El Pueblo de Nuestra Señorala Reina de Los Angeles, California
Josephine Carsley/Ina Coolbrith (age 19)
The timbers of the small house shook from the heavy bootsteps prowling the porch.
In the front entrance, nineteen-year old Josephine Carsley pressed her back against the adobe wall. Ina’s mother Agnes stood tense by her side. The women caught glimpses of Robert Carsley through the narrow window beside the door as he paced outside on the porch: drunk, enraged—and clutching a Bowie knife.
“Josephine,” he thundered, in that voice that had killed a part of Ina every time he’d used it, through their brief and terrible marriage. “You come out here right now, you whore.”
Agnes stiffened with maternal anger. She advanced on the door and shouted through it, “You get home, now, Robert Carsley. Leave Ina in peace—”
He bellowed back, “She’s my wife and I mean to torment her to death.”
Agnes pressed her hands against the door as if to fortify it, or herself. “Mr. Pickett will be home any minute,” she warned.
Ina knew that Agnes was bluffing. Ina’s stepfather could be home any time or no time, depending upon the drinking that was being done that day. But outside, there was silence for a moment, a moment in which Ina foolishly, recklessly allowed herself to hope…
Then Agnes stumbled backward as the door began to shudder with the thuds of an assault.
Realization shot through Ina. The woodpile. He’s got the axe. He’s going to break the door down.
In between blows came her husband’s grunts as he chopped and ranted. “I’ll spill Pickett’s blood as a pig’s. That’s my whoring wife in there, Agnes. You send her out to me right now or I’ll kill the lot of you—”
The door swung partway open, off its top hinge. Ina saw her husband through the gap, his face black with rage, long knife raised in his hand. Agnes leaped forward and slammed the door shut on his arm. Robert yelped with surprise and fury. The Bowie knife thudded to the hallway floor.
“Ina. Ina. Help me—”
Her mother’s voice penetrated her trance. Ina ran to Agnes’s side. Together the women shoved the door closed against Robert’s renewed assault…
The door shuddered with kicks and blows. “Trunk,” Agnes gasped. Through the fog of fear, Ina understood what Agnes meant. She whirled to the coat rack on the opposite wall. Beneath the coats was a heavy wooden steamer trunk.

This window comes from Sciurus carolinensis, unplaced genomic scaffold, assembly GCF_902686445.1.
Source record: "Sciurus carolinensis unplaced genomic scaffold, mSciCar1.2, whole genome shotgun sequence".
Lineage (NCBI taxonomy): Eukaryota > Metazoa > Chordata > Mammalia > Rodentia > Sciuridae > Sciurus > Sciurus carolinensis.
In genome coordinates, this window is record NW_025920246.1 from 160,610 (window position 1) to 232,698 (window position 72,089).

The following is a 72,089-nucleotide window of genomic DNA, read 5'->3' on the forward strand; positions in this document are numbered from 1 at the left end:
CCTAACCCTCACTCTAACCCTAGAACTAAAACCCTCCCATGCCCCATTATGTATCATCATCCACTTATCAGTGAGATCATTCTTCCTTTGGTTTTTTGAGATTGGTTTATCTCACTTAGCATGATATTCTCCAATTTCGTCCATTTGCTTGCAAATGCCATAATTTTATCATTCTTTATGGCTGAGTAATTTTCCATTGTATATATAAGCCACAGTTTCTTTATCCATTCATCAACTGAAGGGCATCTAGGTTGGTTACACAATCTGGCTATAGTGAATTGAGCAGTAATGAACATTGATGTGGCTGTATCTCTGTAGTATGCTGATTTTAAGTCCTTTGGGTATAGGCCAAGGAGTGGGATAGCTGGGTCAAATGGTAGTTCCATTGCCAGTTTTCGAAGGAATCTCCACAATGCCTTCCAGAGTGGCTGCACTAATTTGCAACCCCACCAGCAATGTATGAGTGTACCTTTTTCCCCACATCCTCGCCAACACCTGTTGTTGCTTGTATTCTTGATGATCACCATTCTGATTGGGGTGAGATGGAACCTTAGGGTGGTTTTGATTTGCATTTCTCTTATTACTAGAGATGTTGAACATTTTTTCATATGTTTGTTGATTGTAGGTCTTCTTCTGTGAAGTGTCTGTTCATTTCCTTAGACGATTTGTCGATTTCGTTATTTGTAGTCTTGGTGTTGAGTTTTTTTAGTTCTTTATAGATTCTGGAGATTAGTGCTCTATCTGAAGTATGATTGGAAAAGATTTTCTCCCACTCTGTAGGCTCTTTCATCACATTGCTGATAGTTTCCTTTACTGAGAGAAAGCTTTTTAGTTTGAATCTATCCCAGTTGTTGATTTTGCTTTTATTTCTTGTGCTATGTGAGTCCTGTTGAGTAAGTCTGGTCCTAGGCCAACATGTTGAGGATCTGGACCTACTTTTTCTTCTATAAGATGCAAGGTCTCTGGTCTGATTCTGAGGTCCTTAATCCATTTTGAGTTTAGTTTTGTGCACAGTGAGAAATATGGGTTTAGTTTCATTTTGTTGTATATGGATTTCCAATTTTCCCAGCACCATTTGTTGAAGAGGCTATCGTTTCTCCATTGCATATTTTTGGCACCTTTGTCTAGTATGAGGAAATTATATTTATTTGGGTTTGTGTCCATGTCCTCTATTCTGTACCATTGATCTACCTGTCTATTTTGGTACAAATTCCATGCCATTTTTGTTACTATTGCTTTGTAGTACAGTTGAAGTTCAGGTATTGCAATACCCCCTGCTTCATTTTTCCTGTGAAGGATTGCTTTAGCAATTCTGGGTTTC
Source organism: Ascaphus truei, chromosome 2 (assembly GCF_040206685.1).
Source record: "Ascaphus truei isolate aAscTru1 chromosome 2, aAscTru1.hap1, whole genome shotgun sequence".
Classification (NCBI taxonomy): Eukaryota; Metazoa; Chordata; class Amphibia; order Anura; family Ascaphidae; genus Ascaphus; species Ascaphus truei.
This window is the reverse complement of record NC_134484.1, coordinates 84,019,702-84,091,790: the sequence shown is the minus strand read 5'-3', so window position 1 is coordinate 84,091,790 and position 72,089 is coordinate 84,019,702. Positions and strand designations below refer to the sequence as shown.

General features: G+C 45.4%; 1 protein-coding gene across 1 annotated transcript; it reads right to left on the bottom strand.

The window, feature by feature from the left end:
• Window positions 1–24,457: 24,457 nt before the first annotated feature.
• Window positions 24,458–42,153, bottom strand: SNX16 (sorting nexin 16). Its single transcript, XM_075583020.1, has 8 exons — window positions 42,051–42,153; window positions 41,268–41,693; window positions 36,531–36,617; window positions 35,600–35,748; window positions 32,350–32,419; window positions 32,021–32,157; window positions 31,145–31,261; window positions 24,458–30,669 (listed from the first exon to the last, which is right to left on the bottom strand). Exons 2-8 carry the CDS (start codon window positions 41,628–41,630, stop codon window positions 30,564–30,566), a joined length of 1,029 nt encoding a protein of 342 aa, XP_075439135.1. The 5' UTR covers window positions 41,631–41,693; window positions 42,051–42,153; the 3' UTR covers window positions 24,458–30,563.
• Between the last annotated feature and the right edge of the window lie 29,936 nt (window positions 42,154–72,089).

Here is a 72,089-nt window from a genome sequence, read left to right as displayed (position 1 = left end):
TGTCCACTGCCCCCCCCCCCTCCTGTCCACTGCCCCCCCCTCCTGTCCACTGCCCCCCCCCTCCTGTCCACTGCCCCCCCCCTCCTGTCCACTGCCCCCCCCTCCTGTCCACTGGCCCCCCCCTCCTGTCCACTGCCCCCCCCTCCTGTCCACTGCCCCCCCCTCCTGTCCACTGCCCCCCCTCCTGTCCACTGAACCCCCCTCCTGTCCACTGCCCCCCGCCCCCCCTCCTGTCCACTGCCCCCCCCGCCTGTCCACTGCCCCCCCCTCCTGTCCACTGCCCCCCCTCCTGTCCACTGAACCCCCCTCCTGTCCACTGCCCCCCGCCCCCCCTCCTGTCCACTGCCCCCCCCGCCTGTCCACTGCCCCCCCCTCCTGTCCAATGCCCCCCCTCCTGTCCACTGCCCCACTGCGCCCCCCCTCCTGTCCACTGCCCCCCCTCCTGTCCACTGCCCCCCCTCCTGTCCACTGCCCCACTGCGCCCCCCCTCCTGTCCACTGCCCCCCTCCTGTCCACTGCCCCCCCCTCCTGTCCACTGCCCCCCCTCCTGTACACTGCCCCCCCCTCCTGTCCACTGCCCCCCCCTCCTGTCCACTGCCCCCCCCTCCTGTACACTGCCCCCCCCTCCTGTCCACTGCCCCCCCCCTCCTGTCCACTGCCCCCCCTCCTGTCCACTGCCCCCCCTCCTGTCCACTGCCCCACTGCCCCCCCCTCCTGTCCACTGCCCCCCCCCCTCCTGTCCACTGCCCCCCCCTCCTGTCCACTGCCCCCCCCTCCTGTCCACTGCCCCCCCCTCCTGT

Agnes held the door with her full weight while Ina strained to push the trunk in front of it. The two women dropped down on the lid of the trunk and leaned back against the door.
Outside a young male voice shouted. “Get away from that door, Carsley!”
The two women froze, staring at each other. Juan Carlos. Ina’s brothers had returned from hunting. They would have the shotgun… but the twins were just fourteen years old.
Robert’s voice taunted from outside. “You think you know how to use that, boy?”
Now William shouted. “Ma! Ina! You all right?” His words ended in a cry. Then a shot blasted through a front window, shattering glass. Ina half-screamed.
“He’s got their gun,” she said wildly.
Robert bellowed. “You come out here now Josephine, or I shoot your brothers.”
Ina looked helplessly at Agnes. And then she stood from the trunk, shaking.
Outside, Robert stood with the shotgun trained on Ina’s brothers. He gave Ina a slow, ugly smile as she stepped out through the door.
She swallowed through a throat as dry as dust and moved off the porch, edging past the twins.
Behind her, Agnes ran to the boys, gathered them behind her.
Carsley grabbed Ina by her hair, and dragged her toward the street. Ina went numb, knowing what would come next. He would force himself on her, even possibly now, in front of her mother and brothers.
Her mind swirled with so many scenes of violence. She shut her eyes and prayed, as she had so many times. Please, just let me die.
A familiar male voice broke through her misery. “Let go of her or I shoot you dead.”
Ina’s eyes flew open. Mr. Pickett, her stepfather, stood between the trees holding a rifle with a bayonet, leveling it at Carsley.
Robert bit out the words: “This. Is. My. Wife—”
Ina felt an explosion beside her, felt her ears ringing with the boom of the shot, heard herself screaming through the din. But Carsley’s grasp on her loosened and she twisted away. Ina stumbled backward toward the house.
Through the smoke she saw Mr. Pickett standing, rifle still pointed at Carsley. Another shot boomed… and her husband’s hand exploded in a cloud of blood. Carsley dropped to his knees, screaming, clutching the crimson stump of his wrist.
Ina swayed… and felt her mother’s arms around her. They sank to the porch steps, clinging to each other.
“We’ll leave here. We’ll get away. Far away,” Agnes murmured, and stroked Ina’s hair.
“We’ll go to San Francisco.”